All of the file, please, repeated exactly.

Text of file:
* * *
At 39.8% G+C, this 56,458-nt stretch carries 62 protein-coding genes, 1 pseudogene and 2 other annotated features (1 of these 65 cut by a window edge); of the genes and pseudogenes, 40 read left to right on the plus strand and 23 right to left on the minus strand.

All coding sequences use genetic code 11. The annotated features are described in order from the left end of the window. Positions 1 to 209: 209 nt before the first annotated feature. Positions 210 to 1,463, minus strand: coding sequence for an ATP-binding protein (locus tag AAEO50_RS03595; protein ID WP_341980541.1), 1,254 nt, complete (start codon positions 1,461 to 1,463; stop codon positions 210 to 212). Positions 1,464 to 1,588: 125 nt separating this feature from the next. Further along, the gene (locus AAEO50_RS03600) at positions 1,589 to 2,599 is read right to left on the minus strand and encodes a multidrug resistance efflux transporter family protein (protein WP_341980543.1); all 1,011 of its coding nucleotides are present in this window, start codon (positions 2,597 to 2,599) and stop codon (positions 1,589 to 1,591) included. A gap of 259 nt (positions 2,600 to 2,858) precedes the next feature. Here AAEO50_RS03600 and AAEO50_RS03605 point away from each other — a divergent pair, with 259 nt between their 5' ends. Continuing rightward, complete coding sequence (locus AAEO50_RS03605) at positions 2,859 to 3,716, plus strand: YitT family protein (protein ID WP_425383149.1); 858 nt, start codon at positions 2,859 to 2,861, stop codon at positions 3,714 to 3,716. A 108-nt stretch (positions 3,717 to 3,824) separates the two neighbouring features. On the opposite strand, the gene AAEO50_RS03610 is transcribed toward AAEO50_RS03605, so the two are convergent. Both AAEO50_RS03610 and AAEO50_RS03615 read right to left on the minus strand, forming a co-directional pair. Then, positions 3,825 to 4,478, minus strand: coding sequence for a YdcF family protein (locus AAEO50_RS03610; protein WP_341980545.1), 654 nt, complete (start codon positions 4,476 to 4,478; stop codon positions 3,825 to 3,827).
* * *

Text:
At 39.8% G+C, this 56,458-nt stretch carries 62 protein-coding genes, 1 pseudogene and 2 other annotated features (1 of these 65 cut by a window edge); of the genes and pseudogenes, 40 read left to right on the plus strand and 23 right to left on the minus strand.

All coding sequences use genetic code 11. The annotated features are described in order from the left end of the window. Positions 1 to 209: 209 nt before the first annotated feature. Positions 210 to 1,463, minus strand: coding sequence for an ATP-binding protein (locus tag AAEO50_RS03595; protein ID WP_341980541.1), 1,254 nt, complete (start codon positions 1,461 to 1,463; stop codon positions 210 to 212). Positions 1,464 to 1,588: 125 nt separating this feature from the next. Further along, the gene (locus AAEO50_RS03600) at positions 1,589 to 2,599 is read right to left on the minus strand and encodes a multidrug resistance efflux transporter family protein (protein WP_341980543.1); all 1,011 of its coding nucleotides are present in this window, start codon (positions 2,597 to 2,599) and stop codon (positions 1,589 to 1,591) included. A gap of 259 nt (positions 2,600 to 2,858) precedes the next feature. Here AAEO50_RS03600 and AAEO50_RS03605 point away from each other — a divergent pair, with 259 nt between their 5' ends. Continuing rightward, complete coding sequence (locus AAEO50_RS03605) at positions 2,859 to 3,716, plus strand: YitT family protein (protein ID WP_425383149.1); 858 nt, start codon at positions 2,859 to 2,861, stop codon at positions 3,714 to 3,716. A 108-nt stretch (positions 3,717 to 3,824) separates the two neighbouring features. On the opposite strand, the gene AAEO50_RS03610 is transcribed toward AAEO50_RS03605, so the two are convergent. Both AAEO50_RS03610 and AAEO50_RS03615 read right to left on the minus strand, forming a co-directional pair. Then, positions 3,825 to 4,478, minus strand: coding sequence for a YdcF family protein (locus AAEO50_RS03610; protein WP_341980545.1), 654 nt, complete (start codon positions 4,476 to 4,478; stop codon positions 3,825 to 3,827).